The Cathedral Square of Pisa

Larger Than Life: Art that inspires us through the ages
By James Howard Smith
James Howard Smith
James Howard Smith
James Howard Smith, an architectural photographer, designer, and founder of Cartio, aims to inspire an appreciation of classic architecture.
August 2, 2021 Updated: August 2, 2021

Piazza del Duomo, Pisa (translated as Pisa Cathedral Square) was conceived in a time when Pisa held a dominant maritime position in the Mediterranean, boasting thriving trade and the largest navy in the sea. The piazza, or square, reflects the city’s flourishing wealth.

The four monuments—the cathedral, the baptistery, the campanile (bell tower), and the Camposanto Monumentale (monumental cemetery)—are made from white marble and provide a striking contrast to the sea of rich green grass surrounding them. 

Many prominent cathedrals in Italy face a public square where neighboring buildings lie close by on three sides. The Piazza del Duomo instead presents these monuments in a broad, open space. They are on show, like fine sculptures in a sculpture garden of a museum. 

One generally approaches and enters the piazza on foot and moves about the space on the defined paths, viewing the buildings from a distance. This spatial expanse and viewing arrangement slows down time and creates a dreamlike experience. This effect is heightened by the magnificent, large cathedral; the round, fortlike baptistery; and of course, the gravity-defying leaning tower.

The architectural styles of all four monuments of the piazza testify to the passage of the three centuries that it took to build the structures, from the 11th to the 14th centuries. The bold, round Romanesque arches are found on the lower levels; slenderer versions typically appear above them and act as a transition to the more finely detailed Gothic elements appearing on upper levels.

James Howard Smith, an architectural photographer, designer, and founder of Cartio, aims to inspire an appreciation of classic architecture.

The duomo, or cathedral, shows the diversity of Mediterranean cultures discovered through the many voyages that the Pisans undertook as part of their thriving maritime industry. (photostock360/Shutterstock)
The 11th-century Roman Catholic cathedral has a bright interior. Its columns were made from stone from conquered Muslim territories. (Radiokafka/Shutterstock)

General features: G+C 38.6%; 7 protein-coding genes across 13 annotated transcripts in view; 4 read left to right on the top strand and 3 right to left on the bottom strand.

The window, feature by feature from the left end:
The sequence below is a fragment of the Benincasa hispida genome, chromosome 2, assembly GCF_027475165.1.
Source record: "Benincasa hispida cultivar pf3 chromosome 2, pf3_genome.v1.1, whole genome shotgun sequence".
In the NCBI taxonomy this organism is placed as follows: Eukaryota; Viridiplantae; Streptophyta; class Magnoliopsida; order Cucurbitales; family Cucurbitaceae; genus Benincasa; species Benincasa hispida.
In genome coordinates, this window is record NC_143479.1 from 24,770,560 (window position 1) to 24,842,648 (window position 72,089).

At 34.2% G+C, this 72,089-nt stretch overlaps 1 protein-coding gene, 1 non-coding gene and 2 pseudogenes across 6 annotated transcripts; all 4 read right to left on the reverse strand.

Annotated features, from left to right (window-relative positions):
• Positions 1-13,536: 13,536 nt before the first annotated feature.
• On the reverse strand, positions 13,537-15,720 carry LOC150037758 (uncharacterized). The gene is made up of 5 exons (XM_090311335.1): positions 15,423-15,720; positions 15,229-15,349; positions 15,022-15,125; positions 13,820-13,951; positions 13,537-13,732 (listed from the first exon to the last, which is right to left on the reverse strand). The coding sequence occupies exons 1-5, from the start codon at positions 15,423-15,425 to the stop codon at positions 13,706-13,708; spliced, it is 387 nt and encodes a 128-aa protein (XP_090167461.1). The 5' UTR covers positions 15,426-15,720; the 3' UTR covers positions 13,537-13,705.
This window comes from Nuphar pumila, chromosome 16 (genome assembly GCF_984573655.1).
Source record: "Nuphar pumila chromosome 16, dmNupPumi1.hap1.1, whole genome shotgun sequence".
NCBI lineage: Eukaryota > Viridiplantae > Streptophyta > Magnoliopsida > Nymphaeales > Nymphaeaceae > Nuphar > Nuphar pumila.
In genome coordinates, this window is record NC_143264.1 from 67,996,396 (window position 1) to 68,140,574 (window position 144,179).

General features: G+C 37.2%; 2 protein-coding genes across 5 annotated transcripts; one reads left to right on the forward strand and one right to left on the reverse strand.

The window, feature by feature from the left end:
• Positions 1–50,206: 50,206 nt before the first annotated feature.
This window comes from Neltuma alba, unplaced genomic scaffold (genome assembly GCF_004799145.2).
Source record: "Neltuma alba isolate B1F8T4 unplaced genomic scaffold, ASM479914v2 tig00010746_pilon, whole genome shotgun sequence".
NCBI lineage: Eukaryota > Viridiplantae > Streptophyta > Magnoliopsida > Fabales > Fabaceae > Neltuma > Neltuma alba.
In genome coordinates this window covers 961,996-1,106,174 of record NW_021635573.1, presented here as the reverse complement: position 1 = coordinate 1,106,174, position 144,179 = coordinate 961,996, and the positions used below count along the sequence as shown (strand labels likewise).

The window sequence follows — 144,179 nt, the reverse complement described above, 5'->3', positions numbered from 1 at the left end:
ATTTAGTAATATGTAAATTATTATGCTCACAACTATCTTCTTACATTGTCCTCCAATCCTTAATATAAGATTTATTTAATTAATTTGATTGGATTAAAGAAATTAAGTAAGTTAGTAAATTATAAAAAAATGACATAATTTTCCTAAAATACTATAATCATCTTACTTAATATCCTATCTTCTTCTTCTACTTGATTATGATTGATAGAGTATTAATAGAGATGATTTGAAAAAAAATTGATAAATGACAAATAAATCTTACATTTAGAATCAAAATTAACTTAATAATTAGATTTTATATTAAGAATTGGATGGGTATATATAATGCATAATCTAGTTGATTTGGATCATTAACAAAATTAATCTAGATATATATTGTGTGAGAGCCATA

The enormous depiction of Jesus, seemingly glowing above the altar, is made from thousands of small pieces of glass. This mosaic tradition originated in and shows influence from the Byzantine Empire in the Eastern Mediterranean. (wjarek/Shutterstock)
The Baptistery of St. John stands in front of the cathedral. The combination of the round Romanesque arches, the Gothic pointed arches, and the textured tile dome creates a uniquely exquisite treasure. (Massimo Catarinella/CC BY-SA 3.0)
The baptistery portal is ornamented with Byzantine-style details. The lower portion of the lintel (the beam above the door) reveals significant events in the life of St. John the Baptist, while the upper one shows Christ between the Madonna and St John the Baptist, with angels and the evangelists on either side. (Kiev.Victor/Shutterstock)
The circular form and structural arches inside the baptistery, while modestly detailed, create a dramatic effect. The acoustics of the lofty building create a spiritual ambience for musical performances often held there. (Mstyslav Chernov/CC BY-SA 3.0)
The Cathedral Square lies on a bed of sand and is the reason that the famous Romanesque tower leans. As the tower began leaning during construction, the builders compensated by having the upper floors counterbalance the tilt. (Fedor Selivanov/Shutterstock)
Made from white marble, the tower is estimated to weigh almost 16,000 tons. Upon completion of construction in 1319, the tower tilted 1 degree. It has learned as much as 5.5 degrees but currently stands at an approximate 4-degree tilt after a restoration effort. (Ventura/Shutterstock)
Camposanto Monumentale di Pisa
The Camposanto Monumentale (monumental cemetery), shaped around an elongated courtyard, is lined with rhythmic Romanesque arches and is finely crafted with slender Gothic columns and pointed arches. (Bernd Thaller/CC BY 2.0)
The arcades extend the length of the courtyard and house numerous tombs. Frescoes on the walls depict spiritual themes from the Bible. (Kiev.Victor/Shutterstock)
The sculptures give prominence to a tomb in the cemetery, and remnants of frescoes appear on the walls. (Patryk Kosmider/Shutterstock)
Putti (cherubs) adorn a fountain that stands in front of the cathedral and greet guests upon their arrival at the main point in the square.(Gabriele Maltinti/Shutterstock)
James Howard Smith
James Howard Smith
James Howard Smith, an architectural photographer, designer, and founder of Cartio, aims to inspire an appreciation of classic architecture.